Not long ago I entered the Taco Villa drive through at an Odessa location with the intention of getting a bean and cheese burrito to tide me over for a couple of hours. Being fairly cheap, and at that moment needing fairly cheap food prepared quickly, reliable Tex-Mex seemed like a good option. Though I’m not quite to the point that I can eat Mexican food daily, I come very close. It really is my consistent favorite.

I made it to the speaker, and the voice coming through asked me if I wanted red sauce or green sauce. Being very used to the location in Midland I patronize the most, I momentarily forgot that it doesn’t use any sauce at all, and wondered to myself which sauce mine used. Being in a hurry, I also neglected necessarily inquisitive questions. “What’s the difference between the sauces? Is one hotter than the other?” You can already see where this is going.

Being in both an adventuroburrito-gratin-1564295_1920-1us and neglectful mood, I was asking for trouble. I thought to myself, “I’ll try green. Usually I’m sure I do red, but maybe the green will give me a different flavor.” The thought traveled through my head, left my lips, and had passed from the clerk’s fingers into her computer in seconds. I only prepared myself for a flavor I might not like, but for no other negative effects.

In just a few minutes I had parked and inhaling my green-sauced bean and cheese burrito, and in no less time after that my mouth was on fire. The conflicts in my head and body are both amusing and curious as I observe them. My tongue heated up with spice, which made everything that touched it, with the exception of water, cause spice burning to occur.

At the same time, my stomach is demanding enough that it can, in fact, convince me to ignore my tongue’s pain and ingest food. The burrito-eating experience was completed so, but in about three-times the time. Afterward, I washed my tongue with water from my drink and just let it burn. It may temporarily paralyze me, but eventually it will stop. And so, I parked, and I just experienced the burn and sat still.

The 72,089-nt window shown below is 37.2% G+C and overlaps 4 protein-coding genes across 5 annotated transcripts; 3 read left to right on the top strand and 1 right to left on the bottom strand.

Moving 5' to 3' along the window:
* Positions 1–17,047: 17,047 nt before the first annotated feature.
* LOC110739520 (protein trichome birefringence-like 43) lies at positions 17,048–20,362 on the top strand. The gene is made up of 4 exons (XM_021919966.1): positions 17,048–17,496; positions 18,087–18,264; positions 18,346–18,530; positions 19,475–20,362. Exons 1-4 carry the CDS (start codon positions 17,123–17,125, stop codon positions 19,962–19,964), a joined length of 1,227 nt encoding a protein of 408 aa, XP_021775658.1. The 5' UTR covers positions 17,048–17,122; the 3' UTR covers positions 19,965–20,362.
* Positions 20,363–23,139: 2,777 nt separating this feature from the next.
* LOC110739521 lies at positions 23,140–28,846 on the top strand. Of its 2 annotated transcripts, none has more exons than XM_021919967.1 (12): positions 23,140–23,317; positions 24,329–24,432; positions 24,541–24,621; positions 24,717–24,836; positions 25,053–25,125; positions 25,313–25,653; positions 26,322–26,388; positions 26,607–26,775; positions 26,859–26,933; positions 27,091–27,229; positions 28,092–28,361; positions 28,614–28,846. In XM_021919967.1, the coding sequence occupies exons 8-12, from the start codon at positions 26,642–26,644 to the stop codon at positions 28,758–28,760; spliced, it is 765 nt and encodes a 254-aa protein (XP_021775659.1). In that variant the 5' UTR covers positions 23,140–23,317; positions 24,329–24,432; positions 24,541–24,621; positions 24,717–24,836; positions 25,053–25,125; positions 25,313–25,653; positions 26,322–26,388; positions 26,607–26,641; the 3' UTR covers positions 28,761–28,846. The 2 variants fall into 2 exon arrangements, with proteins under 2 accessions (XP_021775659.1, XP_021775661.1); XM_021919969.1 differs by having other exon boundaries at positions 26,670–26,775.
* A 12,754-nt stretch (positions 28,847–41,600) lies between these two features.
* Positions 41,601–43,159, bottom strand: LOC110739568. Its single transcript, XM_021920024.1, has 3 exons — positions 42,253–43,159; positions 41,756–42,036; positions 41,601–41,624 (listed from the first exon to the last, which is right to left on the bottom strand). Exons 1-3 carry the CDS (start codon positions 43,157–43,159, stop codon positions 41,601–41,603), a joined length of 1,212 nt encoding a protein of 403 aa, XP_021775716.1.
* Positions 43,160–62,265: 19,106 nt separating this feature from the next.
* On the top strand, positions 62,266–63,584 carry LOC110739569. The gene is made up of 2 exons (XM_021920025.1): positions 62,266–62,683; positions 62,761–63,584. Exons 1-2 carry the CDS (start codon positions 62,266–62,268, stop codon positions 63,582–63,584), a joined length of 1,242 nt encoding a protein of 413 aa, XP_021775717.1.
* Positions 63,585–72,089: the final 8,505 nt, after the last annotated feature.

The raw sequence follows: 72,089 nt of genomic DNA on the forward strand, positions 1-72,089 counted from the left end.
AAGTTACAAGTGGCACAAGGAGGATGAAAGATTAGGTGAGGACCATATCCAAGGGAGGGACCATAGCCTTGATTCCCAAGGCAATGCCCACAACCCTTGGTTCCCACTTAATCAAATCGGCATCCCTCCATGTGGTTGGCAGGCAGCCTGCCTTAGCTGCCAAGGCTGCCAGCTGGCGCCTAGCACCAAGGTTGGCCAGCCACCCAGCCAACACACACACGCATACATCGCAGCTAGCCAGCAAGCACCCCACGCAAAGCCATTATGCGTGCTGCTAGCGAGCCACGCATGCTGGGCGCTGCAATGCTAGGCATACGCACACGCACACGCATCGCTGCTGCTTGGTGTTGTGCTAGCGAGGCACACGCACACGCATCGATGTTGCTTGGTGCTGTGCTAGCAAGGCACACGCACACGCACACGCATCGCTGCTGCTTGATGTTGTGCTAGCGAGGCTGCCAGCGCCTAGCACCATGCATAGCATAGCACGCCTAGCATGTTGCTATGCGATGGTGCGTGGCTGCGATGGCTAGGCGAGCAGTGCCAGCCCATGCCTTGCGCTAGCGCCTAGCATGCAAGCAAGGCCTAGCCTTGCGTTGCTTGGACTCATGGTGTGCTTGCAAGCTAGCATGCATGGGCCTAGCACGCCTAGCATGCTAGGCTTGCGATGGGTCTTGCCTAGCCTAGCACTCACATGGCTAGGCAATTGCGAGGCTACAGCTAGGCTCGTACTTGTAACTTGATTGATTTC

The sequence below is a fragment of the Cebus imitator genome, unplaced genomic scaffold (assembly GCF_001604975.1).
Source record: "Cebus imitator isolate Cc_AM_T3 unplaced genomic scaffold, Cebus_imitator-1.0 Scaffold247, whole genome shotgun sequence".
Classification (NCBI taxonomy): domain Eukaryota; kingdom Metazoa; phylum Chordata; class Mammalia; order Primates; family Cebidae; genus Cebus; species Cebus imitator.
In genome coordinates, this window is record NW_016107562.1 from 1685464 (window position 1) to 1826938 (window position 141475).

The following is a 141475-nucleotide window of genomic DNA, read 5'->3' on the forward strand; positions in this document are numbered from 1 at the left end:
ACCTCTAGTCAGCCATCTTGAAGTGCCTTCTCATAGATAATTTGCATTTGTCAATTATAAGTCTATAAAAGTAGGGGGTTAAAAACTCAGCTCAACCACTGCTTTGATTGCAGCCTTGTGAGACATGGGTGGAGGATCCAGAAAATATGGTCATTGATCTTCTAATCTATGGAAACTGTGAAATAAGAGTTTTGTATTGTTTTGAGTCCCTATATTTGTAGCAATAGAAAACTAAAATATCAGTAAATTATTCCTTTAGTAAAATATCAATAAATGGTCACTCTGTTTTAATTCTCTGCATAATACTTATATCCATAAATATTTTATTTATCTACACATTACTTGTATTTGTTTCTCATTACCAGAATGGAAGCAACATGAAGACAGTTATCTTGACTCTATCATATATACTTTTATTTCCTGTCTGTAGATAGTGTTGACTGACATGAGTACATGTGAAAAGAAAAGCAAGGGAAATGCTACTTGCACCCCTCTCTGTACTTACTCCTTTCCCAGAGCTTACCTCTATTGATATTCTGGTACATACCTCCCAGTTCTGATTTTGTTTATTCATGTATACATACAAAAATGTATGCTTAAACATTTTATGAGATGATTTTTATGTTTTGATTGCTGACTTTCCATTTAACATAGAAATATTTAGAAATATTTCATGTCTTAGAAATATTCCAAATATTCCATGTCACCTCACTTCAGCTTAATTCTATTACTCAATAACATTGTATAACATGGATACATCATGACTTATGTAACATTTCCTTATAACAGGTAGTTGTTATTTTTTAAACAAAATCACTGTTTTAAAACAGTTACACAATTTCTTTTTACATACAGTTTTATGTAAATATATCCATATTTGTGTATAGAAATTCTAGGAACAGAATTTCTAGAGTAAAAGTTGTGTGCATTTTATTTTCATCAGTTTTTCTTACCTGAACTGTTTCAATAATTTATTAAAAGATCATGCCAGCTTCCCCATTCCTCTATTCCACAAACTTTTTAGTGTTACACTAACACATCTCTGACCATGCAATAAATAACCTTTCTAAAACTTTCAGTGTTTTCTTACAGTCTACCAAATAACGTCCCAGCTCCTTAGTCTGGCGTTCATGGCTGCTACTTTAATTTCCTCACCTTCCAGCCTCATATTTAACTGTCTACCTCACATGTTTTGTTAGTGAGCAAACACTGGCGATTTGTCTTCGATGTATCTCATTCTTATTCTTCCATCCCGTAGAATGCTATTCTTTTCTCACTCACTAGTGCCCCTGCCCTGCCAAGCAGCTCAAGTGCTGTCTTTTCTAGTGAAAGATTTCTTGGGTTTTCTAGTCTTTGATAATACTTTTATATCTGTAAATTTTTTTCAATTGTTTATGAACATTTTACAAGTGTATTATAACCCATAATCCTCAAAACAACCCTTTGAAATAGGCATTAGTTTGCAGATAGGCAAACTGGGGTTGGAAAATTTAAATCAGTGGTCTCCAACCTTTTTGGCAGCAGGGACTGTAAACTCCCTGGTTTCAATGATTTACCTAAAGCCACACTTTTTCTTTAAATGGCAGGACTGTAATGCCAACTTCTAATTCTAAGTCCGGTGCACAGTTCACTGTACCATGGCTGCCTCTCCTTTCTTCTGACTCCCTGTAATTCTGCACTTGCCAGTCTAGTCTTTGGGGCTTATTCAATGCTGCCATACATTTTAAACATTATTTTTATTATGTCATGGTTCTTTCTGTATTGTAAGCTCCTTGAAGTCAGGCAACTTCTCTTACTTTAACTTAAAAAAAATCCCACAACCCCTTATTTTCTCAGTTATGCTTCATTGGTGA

Life is full of analogous comparisons to experiences such as this.

First of all, it’s rarely necessary to be in such a hurry. Often enough, hurry actually slows me down in the long run. It’s not that I should have no sense of urgency, but rather that slowing down is more likely to eliminate mistakes, or to catch possible problems. It’s better to catch problems before they grown, and one is more likely to notice them when traveling in life at a reasonable pace. I know that if I lose my keys or wallet, I’m always more successful if I’m moving slowly and methodically.

Second, though one could legitimately argue that there are stupid questions, it’s also unwise to avoid asking a question only because one is worried that it might be a stupid one, and many questions are merely mundane or clarifying, not stupid. If I had first slowed down, my realization that the clerk was giving me a choice of sauce would probably have gone from, “Wow, I don’t get that question at my Taco Villa” to “Oh, yeah, they don’t use any sauce,” or if my brain didn’t make it to that connecting dot, I could have answered, “I don’t get that question at my Midland location. What sauce do they use there.” Probably, the clerk would have said, “Ummm, Sir, they don’t use sauce at the location in Midland.” Stupid or not, it would have spared my tongue.

Third, thoroughness is not the same as obsessive-compulsive behavior, and it is often a good practice. When I feel lazy, it is easy to hurry through a job, or skim reading, or generally just be impatient at the very thought of working. The reality, however, is that hurrying, skimming and being impatient more often than not actually LEAD to more work. It’s best just to put on my big-boy pants, suck it up and do a careful job. During the order process, concentrating on what I wanted and communicating it as specifically as possible to the hearers would have done wonders for my eating process minutes later.

Needless to say, I followed none of the above rules in my burrito eating, the burrito stung, and I paid for my sins for twenty painful minutes. The silver lining of failing to follow these principles is that after repeated stinging of the tongue and other such lessons, I am reminded of said lessons, and they do serve as a gentle reminder, or sometimes a nagging voice inside my head. “Slow down.” “Take your time.” “Think it through.” “Pause.” “Chill.”